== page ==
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Tuesday, June 12, 2007

Quantum physics, consciousness, and just plain weirdness

In an article titled "Why Quantum Mechanics Is Not So Weird after All", Paul Quincey struggles to convince us of his title's argument, but then admits:
... quantum physics is not weird and incomprehensible because it describes something completely different from everyday reality. It is weird and incomprehensible precisely because it describes the world we see around us-past, present, and future.

Physicist friends note that some popular sources do OD on all the weirdness down there at the subatomic level, ignoring any continuity with classical physics.

That said, the lack of causal mechanisms, the ability of particles to be in more than one place at a time, and the fact that the observer is part of the system mean that, yeah, it's weird down there. Also, it is difficult to find language to describe what is really happening.

A friend writes to say that Eugene Wigner, Nobel Laureate in Physics who laid the foundation for the theory of symmetries in quantum mechanics, commented, "It was not possible to formulate the laws (of quantum theory) in a fully consistent way without reference to consciousness." If he's right, the connection between consciousness - an immaterial entity - and physical nature may only be understood through quantum principles.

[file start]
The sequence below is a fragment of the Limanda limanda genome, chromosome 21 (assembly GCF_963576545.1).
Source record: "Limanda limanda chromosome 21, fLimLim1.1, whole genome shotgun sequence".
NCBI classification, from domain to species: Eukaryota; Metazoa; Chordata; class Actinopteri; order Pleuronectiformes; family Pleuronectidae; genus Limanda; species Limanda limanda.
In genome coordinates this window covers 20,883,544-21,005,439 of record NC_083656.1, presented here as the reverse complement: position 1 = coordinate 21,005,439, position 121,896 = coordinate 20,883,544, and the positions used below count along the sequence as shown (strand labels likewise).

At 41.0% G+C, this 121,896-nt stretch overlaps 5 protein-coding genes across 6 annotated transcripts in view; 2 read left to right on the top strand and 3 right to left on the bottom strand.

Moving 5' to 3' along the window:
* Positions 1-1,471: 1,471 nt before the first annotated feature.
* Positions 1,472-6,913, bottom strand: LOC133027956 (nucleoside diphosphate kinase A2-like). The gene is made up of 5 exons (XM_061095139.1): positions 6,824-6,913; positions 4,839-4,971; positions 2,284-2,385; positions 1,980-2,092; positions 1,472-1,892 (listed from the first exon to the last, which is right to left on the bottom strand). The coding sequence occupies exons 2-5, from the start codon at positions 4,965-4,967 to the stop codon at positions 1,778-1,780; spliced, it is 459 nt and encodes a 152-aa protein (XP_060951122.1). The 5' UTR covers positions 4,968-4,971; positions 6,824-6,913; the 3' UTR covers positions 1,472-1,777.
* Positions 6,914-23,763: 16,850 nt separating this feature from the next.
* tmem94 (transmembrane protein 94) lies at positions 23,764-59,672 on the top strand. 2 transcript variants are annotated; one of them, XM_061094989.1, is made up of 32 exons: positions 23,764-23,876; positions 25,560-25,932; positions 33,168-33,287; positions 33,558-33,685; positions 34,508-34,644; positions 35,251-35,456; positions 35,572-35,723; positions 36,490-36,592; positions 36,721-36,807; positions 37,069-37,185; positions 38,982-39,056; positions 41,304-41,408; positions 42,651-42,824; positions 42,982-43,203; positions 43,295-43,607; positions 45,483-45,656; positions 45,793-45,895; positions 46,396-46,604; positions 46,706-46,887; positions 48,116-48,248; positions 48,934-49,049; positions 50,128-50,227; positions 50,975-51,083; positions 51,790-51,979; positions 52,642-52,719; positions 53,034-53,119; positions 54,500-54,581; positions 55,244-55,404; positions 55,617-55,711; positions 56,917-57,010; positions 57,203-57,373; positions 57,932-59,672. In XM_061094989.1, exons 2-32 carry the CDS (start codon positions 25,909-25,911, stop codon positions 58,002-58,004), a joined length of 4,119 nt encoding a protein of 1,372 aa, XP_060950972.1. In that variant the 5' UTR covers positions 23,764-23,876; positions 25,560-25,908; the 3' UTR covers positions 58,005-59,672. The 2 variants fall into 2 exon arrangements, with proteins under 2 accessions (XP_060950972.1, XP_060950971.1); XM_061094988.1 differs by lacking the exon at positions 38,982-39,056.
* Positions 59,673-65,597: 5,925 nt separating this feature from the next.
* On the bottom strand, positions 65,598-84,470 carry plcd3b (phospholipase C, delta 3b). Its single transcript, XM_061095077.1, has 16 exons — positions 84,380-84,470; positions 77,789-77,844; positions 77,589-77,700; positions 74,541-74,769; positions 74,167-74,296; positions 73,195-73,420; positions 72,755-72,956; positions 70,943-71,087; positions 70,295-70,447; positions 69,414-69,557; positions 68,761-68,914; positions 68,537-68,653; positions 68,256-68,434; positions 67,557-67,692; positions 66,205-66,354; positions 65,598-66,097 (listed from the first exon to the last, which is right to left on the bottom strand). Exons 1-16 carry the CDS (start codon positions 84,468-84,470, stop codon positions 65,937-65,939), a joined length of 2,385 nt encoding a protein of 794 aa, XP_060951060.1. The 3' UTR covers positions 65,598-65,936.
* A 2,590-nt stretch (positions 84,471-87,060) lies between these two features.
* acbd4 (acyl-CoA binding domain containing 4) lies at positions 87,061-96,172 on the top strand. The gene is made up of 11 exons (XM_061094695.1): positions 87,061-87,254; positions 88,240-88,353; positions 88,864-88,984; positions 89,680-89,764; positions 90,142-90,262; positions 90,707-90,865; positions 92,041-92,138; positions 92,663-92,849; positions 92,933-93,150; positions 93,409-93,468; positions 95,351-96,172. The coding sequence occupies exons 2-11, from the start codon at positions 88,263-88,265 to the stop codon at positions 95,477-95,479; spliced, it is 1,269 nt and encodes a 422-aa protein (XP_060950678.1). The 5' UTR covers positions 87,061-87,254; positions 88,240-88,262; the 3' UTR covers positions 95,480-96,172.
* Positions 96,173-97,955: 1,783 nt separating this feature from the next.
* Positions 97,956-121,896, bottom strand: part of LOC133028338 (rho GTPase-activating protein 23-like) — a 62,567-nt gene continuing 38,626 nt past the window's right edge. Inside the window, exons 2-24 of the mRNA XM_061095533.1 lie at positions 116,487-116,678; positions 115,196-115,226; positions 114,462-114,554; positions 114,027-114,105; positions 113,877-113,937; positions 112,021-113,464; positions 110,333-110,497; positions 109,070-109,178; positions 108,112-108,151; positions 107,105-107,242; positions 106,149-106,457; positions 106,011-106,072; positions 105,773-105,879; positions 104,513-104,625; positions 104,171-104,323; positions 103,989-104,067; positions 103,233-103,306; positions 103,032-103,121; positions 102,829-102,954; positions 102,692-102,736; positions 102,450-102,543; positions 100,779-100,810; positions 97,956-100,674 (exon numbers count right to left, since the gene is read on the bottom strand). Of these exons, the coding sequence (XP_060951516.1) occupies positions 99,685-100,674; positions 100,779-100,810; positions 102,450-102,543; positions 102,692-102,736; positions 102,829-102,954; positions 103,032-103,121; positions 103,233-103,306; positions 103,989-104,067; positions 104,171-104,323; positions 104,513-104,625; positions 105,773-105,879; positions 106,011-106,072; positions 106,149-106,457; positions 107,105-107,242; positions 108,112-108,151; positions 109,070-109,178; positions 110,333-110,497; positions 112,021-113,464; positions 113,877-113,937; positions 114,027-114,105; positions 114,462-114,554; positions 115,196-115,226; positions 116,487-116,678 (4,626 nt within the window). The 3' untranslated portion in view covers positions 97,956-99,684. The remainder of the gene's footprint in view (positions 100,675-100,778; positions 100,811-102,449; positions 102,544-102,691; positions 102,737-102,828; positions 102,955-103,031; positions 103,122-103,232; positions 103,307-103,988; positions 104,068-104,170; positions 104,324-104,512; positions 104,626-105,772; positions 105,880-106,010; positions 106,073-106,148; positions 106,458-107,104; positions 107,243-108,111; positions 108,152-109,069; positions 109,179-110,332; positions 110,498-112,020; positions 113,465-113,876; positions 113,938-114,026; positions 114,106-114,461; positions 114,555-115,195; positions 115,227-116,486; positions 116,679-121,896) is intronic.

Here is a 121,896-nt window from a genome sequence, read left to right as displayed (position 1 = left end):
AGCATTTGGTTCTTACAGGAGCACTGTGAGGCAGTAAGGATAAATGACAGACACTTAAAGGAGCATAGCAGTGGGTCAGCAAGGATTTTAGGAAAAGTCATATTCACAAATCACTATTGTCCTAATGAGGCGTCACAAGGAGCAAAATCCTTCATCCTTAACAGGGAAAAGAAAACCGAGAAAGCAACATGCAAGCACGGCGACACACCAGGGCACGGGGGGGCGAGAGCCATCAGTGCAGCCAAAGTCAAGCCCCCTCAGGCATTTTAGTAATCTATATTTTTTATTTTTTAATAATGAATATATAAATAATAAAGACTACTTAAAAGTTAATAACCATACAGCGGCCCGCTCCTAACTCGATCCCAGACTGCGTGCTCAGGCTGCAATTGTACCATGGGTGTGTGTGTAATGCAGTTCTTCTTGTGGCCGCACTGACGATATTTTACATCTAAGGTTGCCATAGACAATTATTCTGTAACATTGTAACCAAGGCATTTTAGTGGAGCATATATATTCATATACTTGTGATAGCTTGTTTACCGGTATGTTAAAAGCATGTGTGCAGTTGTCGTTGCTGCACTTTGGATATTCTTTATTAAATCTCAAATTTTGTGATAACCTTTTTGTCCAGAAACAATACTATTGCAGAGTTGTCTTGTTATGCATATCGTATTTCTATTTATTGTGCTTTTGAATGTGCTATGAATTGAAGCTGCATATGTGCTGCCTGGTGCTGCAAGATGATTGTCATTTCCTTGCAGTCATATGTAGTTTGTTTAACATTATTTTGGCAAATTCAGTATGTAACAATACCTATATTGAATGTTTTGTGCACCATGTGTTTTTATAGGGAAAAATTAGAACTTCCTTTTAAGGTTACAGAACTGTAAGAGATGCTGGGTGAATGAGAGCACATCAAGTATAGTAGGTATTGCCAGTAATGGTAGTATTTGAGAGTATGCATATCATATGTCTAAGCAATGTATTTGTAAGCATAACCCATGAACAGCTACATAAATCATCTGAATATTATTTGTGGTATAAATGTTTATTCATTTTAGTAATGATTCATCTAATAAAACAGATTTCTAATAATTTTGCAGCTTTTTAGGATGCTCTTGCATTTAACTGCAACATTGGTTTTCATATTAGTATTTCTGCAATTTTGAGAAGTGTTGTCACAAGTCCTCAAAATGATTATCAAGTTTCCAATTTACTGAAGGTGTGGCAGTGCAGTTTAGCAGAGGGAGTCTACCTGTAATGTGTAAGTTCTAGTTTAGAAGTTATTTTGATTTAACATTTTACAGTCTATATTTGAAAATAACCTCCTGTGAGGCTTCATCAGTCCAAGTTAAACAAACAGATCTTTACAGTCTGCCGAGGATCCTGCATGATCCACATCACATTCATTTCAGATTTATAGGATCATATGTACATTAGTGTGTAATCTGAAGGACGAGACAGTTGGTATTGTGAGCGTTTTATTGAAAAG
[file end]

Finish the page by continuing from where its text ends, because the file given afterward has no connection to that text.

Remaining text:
Another friend, a computer scientist, thinks of it like this:
String theory predicts that there are 11 dimensions, four of which "uncurled" at the origin of the physical universe. The other seven dimensions remain curled in the Planck length (10^-33 centimeters) which is a quantum, the smallest unit, of space-time. If this is correct it means we are surrounded by another, invisible realm that can only be detected indirectly. The stories told by people who experience NDEs are consistent with more dimensions of space-time. For example, they talk about time and space being compressed, expanded or malleable. These experiences suggest to me that consciousness is not a physical phenomenon and that it transcends our physical existence.

Personally, I suspect we are on the cusp of great, non-materialist, discoveries, but I wouldn't give five cents for the future of materialism, no matter how many boffo intellectuals endorse it..
My other blog is the Post-Darwinist, detailing events of interest in the intelligent design controversy.

Toronto-based Canadian journalist Denyse O'Leary (www.designorchance.com) is the author of the multiple award-winning By Design or by Chance? (Augsburg Fortress 2004), anoverview of the intelligent design controversy, and of Faith@Science. She was named CBA Canada's Recommended Author of the Year in 2005 and is co-author, with Montreal neuroscientist Mario Beauregard, of the forthcoming The Spiritual Brain: A neuroscientist's case for the existence of the soul (Harper 2007).

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